High Capacity DNA Data storage: could all your digital photos be stored as DNA?
The world is moving online more and more. As our lives become more digital, we are also requiring larger storage to match the burgeoning strain we place on digital ecosystems. Currently for people looking to save their digital world, they have a couple options, with the most popular being on a harddrive and in the cloud. But on the global scale we are discussing in this article, there are no harddrives or clouds large enough.
To provide an example, there are roughly 10 trillion gigabytes of digital data that is in circulation currently. On top of this a further 2.5 million gigabytes is created everyday in the form of photos, emails, digital files, and social media activity. On this scale, a lot of the data is stored in places called exabyte data centres, they are huge buildings that can be larger than multiple football fields put together.
For a few years now there has been an idea in circulation that there is another way to store data. For some scientists, the solution for our ever increasing storage needs can be found by analysing our DNA. The reason scientists believe DNA is the answer to improve storage in the future is because DNA also stores huge amounts of data at extreme density. Whereas with the current exabyte data centres that can store roughly 1 billion gigabytes of data, if we were to have a glass full of DNA, in theory, that would be able to hold all of the world’s data.
On this subject, Mark Bathe, a biological engineering professor from MIT said, ‘We need new solutions for storing these massive amounts of data that the world is accumulating, especially the archival data’ One of the big issues is that a lot of data is building up, while it isn’t necessarily being used, it is vital that it is kept and still accessible. Bathe continues by saying, ‘DNA is a thousandfold denser than even flash memory, and another property that’s interesting is that once you make the DNA polymer, it doesn’t consume any energy. You can write the DNA and then store it forever.’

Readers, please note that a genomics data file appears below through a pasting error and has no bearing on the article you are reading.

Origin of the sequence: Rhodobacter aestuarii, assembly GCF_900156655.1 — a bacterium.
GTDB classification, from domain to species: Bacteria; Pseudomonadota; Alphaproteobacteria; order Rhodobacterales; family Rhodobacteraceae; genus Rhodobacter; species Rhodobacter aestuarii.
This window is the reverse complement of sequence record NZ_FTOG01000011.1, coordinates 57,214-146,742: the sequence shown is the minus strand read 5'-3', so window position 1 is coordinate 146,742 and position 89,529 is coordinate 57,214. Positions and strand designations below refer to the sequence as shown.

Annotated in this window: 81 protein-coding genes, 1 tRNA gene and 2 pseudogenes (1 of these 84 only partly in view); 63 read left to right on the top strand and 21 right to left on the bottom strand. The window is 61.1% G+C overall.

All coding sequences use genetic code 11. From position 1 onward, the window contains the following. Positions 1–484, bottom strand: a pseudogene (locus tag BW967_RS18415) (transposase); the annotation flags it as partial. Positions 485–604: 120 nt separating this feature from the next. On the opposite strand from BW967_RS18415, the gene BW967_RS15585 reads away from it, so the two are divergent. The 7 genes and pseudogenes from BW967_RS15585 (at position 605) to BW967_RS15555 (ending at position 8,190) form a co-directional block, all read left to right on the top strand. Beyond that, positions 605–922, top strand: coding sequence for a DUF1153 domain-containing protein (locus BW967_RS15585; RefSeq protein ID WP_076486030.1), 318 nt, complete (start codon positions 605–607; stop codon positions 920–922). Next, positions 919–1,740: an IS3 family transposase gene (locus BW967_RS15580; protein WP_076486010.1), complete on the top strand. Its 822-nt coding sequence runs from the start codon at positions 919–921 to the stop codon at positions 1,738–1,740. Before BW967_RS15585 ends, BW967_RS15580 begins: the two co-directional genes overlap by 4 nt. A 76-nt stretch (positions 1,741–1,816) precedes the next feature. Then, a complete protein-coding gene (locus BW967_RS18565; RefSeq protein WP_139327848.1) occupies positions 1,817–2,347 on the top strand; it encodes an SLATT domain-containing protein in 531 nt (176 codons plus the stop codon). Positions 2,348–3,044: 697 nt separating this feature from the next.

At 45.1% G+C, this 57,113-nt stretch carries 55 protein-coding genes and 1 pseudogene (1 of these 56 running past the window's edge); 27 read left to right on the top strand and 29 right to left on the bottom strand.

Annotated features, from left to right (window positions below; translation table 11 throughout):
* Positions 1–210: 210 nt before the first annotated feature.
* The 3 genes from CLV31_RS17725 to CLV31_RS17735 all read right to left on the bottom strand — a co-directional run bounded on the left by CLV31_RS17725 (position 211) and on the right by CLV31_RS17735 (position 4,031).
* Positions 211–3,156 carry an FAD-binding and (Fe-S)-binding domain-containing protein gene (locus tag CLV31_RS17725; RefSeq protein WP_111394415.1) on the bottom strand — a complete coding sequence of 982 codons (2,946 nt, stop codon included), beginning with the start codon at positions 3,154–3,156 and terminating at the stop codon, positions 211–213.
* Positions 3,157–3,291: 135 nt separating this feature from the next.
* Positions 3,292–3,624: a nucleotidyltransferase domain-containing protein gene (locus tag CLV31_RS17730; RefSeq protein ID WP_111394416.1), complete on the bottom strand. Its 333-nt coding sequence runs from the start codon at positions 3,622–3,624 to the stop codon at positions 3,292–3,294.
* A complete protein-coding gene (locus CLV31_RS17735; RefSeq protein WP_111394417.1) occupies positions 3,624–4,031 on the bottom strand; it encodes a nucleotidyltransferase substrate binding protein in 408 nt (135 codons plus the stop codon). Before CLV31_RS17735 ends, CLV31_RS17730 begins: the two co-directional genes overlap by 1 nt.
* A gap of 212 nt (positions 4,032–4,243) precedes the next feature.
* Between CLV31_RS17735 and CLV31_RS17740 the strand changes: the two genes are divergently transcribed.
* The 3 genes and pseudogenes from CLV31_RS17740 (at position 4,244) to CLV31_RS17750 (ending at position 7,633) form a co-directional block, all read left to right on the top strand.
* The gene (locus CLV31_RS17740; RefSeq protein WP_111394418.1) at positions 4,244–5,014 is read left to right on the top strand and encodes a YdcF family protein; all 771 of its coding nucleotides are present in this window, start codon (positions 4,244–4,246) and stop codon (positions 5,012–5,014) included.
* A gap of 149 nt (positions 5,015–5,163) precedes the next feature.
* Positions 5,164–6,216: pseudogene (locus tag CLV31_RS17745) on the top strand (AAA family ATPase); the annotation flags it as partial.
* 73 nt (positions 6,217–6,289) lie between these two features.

While this might sound like a far off idea that is closer to science fiction, there have already been cases of this being done. Scientists have taken images and text pages, then encoded them as DNA.
One of the difficulties when designing data storage at this scale is not just putting the files in a secure location, but how the files can be navigated and accessed easily. Discussing this topic, Bathe says, ‘assuming that the technologies for writing DNA get to a point where it’s cost effective to write an exabyte or zettabyte of data in DNA, then what? You’re going to have a pile of DNA, which is a gazillion files, images or movies and other stuff, and you need to find the one picture or movie you’re looking for [...] it’s like trying to find a needle in a haystack.’
One of the ways that Mark Bathe has negotiated this issue with his colleagues is by surrounding each data file in a 6-micrometer particle of silica. To show people what is contained inside this silica particle, this is labelled with a DNA sequence. This functions in a similar way to each item of food you buy from a shop that has a barcode.
By doing this Bathe was able to showcase a proof of concept wherein the researchers identified separate images stored as DNA out of a group of 20. Bathe explains, ‘At the current state of our proof-of-concept, we’re at the 1 kilobyte per second search rate. Our file system’s search rate is determined by the data size per capsule, which is currently limited by the prohibitive cost to write even megabytes worth of data on DNA, and the number of sorters we can use in parallel. If DNA synthesis becomes cheap enough, we would be able to maximise the data size we can store per file with our approach.’
As Bathe explains, a current downside to DNA storage is the amount of money it costs to create DNA. As it stands, one petabyte of DNA data costs $1trillion. So to truly become competitive with current storage models, the cost needs to come down exponentially, which Bathe believes will happen within ten to twenty years.
The potential for high capacity DNA is immense. Whilst there is still a long way for it to go before we are able to utilise it in our everyday lives, when the cost and efficiency of the process comes down the implications for society could be huge.
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